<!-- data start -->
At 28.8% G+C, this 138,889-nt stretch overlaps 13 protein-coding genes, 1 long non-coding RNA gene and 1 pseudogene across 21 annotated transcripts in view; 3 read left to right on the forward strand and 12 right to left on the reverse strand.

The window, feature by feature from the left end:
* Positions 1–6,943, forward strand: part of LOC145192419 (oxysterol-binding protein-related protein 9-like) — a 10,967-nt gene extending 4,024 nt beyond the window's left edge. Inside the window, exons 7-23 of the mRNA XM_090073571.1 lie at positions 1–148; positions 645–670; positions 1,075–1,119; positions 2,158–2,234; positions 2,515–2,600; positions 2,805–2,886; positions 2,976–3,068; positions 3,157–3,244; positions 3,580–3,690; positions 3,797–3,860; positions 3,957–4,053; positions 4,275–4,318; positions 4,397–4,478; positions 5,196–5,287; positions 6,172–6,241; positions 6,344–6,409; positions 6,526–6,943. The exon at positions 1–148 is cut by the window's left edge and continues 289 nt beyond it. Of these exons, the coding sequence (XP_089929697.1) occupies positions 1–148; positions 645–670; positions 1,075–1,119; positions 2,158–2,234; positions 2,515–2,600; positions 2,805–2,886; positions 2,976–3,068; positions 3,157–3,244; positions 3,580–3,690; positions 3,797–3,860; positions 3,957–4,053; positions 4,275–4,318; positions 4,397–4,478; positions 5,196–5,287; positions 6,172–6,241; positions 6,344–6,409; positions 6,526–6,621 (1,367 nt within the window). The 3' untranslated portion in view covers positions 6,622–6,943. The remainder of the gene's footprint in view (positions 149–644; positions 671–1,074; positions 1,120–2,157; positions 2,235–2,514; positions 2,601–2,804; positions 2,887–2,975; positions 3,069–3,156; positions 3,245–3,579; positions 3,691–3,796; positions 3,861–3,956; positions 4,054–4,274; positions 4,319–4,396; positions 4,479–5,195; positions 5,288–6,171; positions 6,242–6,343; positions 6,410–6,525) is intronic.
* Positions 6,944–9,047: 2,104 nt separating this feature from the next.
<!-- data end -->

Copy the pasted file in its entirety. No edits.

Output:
At 28.8% G+C, this 138,889-nt stretch overlaps 13 protein-coding genes, 1 long non-coding RNA gene and 1 pseudogene across 21 annotated transcripts in view; 3 read left to right on the forward strand and 12 right to left on the reverse strand.

The window, feature by feature from the left end:
* Positions 1–6,943, forward strand: part of LOC145192419 (oxysterol-binding protein-related protein 9-like) — a 10,967-nt gene extending 4,024 nt beyond the window's left edge. Inside the window, exons 7-23 of the mRNA XM_090073571.1 lie at positions 1–148; positions 645–670; positions 1,075–1,119; positions 2,158–2,234; positions 2,515–2,600; positions 2,805–2,886; positions 2,976–3,068; positions 3,157–3,244; positions 3,580–3,690; positions 3,797–3,860; positions 3,957–4,053; positions 4,275–4,318; positions 4,397–4,478; positions 5,196–5,287; positions 6,172–6,241; positions 6,344–6,409; positions 6,526–6,943. The exon at positions 1–148 is cut by the window's left edge and continues 289 nt beyond it. Of these exons, the coding sequence (XP_089929697.1) occupies positions 1–148; positions 645–670; positions 1,075–1,119; positions 2,158–2,234; positions 2,515–2,600; positions 2,805–2,886; positions 2,976–3,068; positions 3,157–3,244; positions 3,580–3,690; positions 3,797–3,860; positions 3,957–4,053; positions 4,275–4,318; positions 4,397–4,478; positions 5,196–5,287; positions 6,172–6,241; positions 6,344–6,409; positions 6,526–6,621 (1,367 nt within the window). The 3' untranslated portion in view covers positions 6,622–6,943. The remainder of the gene's footprint in view (positions 149–644; positions 671–1,074; positions 1,120–2,157; positions 2,235–2,514; positions 2,601–2,804; positions 2,887–2,975; positions 3,069–3,156; positions 3,245–3,579; positions 3,691–3,796; positions 3,861–3,956; positions 4,054–4,274; positions 4,319–4,396; positions 4,479–5,195; positions 5,288–6,171; positions 6,242–6,343; positions 6,410–6,525) is intronic.
* Positions 6,944–9,047: 2,104 nt separating this feature from the next.